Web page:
September 2016 – SOCIETY – Murder rates rose significantly in 25 of the nation’s 100 largest cities last year, according to an analysis by The New York Times of new data compiled from individual police departments. The findings confirm a trend that was tracked recently in a study published by the National Institute of Justice. “The homicide increase in the nation’s large cities was real and nearly unprecedented,” wrote the study’s author, Richard Rosenfeld, a criminology professor at the University of Missouri-St. Louis who explored homicide data in 56 large American cities. In the Times analysis, half of the increase came from just seven cities — Baltimore, Chicago, Cleveland, Houston, Milwaukee, Nashville and Washington.
Chicago had the most homicides — 488 in 2015 — far more than the 352 in New York City, which has three times as many people. Baltimore had the largest increase — 133 more than 2014 — and the second-highest rate in 2015, after St. Louis, which had 59 homicides per 100,000 residents. The number of cities where rates rose significantly was the largest since the height of violent crime in the early 1990s.
For the Times analysis, we collected 30 years of homicide data from the F.B.I. through 2014, then gathered 2015 data from local police departments in the 100 cities. (The F.B.I. will not release the full 2015 data until later this month.) Since crime rates fluctuate from year to year, we used a statistical technique to determine places where we can definitely say rates were rising. Nationwide, nearly 6,700 homicides were reported in the 100 largest cities in 2015, about 950 more than the year before. About half of the rise — 480 of the 950 — occurred in seven cities. The poverty rate in these cities is higher than the national average.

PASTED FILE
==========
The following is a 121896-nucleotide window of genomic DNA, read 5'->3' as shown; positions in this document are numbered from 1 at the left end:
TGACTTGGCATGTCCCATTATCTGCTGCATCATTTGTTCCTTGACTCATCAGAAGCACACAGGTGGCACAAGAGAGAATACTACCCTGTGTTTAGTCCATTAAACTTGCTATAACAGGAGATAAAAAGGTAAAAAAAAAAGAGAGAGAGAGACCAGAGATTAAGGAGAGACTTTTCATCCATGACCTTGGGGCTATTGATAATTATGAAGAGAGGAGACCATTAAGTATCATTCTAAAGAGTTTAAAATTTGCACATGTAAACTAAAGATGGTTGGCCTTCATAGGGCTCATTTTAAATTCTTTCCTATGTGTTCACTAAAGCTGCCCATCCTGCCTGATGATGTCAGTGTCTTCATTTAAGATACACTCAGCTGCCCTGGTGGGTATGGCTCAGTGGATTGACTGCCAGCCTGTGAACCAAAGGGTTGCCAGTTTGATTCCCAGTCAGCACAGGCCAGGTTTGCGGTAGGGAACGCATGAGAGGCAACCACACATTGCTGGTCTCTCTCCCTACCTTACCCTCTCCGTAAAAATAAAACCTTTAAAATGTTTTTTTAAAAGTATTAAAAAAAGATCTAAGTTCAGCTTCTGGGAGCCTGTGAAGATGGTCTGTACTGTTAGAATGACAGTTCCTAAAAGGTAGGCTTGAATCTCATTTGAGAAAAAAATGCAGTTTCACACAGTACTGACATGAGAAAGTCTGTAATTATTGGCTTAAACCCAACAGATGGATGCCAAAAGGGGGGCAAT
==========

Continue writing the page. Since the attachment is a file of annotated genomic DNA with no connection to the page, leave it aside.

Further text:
At least three of these cities have also been embroiled in protests after police-involved deaths of black males, like Freddie Gray in Baltimore, Laquan McDonald in Chicago and Tamir Rice in Cleveland. In his study, Dr. Rosenfeld said that rising crime might be linked to less aggressive policing that resulted from protests of high-profile police killings of African-Americans. But he said this hypothesis, a version of the so-called Ferguson effect, which has spurred heated debate among lawmakers and criminologists, must be further evaluated. There is no consensus on what caused the recent spike, and each city appears to have unique circumstances contributing to the uptick. –NY Times